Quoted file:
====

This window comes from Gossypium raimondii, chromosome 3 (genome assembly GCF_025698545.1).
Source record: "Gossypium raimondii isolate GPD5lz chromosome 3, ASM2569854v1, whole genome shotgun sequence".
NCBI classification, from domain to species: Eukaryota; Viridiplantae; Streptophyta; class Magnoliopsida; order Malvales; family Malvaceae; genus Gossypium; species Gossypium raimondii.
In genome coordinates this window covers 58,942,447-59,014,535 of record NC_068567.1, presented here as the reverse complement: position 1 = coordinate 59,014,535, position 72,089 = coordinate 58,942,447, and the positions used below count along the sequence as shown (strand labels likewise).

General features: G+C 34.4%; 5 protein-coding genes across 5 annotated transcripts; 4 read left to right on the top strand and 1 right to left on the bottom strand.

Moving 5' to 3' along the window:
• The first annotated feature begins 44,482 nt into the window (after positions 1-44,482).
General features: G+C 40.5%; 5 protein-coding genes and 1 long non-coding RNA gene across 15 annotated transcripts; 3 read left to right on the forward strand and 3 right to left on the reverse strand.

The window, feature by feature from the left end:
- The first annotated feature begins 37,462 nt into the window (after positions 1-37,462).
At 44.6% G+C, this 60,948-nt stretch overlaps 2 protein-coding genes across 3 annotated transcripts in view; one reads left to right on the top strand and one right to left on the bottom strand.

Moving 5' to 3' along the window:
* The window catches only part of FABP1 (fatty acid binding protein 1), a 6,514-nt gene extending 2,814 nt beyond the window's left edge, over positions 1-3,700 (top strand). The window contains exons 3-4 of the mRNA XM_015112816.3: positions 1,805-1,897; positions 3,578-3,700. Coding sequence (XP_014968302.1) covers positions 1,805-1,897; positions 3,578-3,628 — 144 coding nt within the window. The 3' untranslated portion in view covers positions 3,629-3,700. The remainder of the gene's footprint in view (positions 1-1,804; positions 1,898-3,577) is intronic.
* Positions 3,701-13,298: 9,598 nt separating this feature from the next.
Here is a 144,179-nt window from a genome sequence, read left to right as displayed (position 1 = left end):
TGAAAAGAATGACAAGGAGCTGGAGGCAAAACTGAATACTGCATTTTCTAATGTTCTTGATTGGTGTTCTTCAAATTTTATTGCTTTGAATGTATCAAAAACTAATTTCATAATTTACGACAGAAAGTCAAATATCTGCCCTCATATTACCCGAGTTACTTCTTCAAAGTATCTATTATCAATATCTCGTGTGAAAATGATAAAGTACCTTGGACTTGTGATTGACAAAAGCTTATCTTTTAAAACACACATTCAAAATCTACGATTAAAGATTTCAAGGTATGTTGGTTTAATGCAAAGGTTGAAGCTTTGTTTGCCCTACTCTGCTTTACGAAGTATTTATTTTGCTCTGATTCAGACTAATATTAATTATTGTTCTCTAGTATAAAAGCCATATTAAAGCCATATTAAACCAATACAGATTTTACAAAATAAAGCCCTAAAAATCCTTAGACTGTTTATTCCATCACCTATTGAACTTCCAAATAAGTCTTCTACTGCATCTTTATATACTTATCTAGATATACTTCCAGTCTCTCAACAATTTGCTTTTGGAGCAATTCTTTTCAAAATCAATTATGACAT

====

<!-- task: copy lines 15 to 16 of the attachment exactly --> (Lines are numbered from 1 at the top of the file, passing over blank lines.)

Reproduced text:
Here is a 144,179-nt window from a genome sequence, read left to right as displayed (position 1 = left end):
TGAAAAGAATGACAAGGAGCTGGAGGCAAAACTGAATACTGCATTTTCTAATGTTCTTGATTGGTGTTCTTCAAATTTTATTGCTTTGAATGTATCAAAAACTAATTTCATAATTTACGACAGAAAGTCAAATATCTGCCCTCATATTACCCGAGTTACTTCTTCAAAGTATCTATTATCAATATCTCGTGTGAAAATGATAAAGTACCTTGGACTTGTGATTGACAAAAGCTTATCTTTTAAAACACACATTCAAAATCTACGATTAAAGATTTCAAGGTATGTTGGTTTAATGCAAAGGTTGAAGCTTTGTTTGCCCTACTCTGCTTTACGAAGTATTTATTTTGCTCTGATTCAGACTAATATTAATTATTGTTCTCTAGTATAAAAGCCATATTAAAGCCATATTAAACCAATACAGATTTTACAAAATAAAGCCCTAAAAATCCTTAGACTGTTTATTCCATCACCTATTGAACTTCCAAATAAGTCTTCTACTGCATCTTTATATACTTATCTAGATATACTTCCAGTCTCTCAACAATTTGCTTTTGGAGCAATTCTTTTCAAAATCAATTATGACAT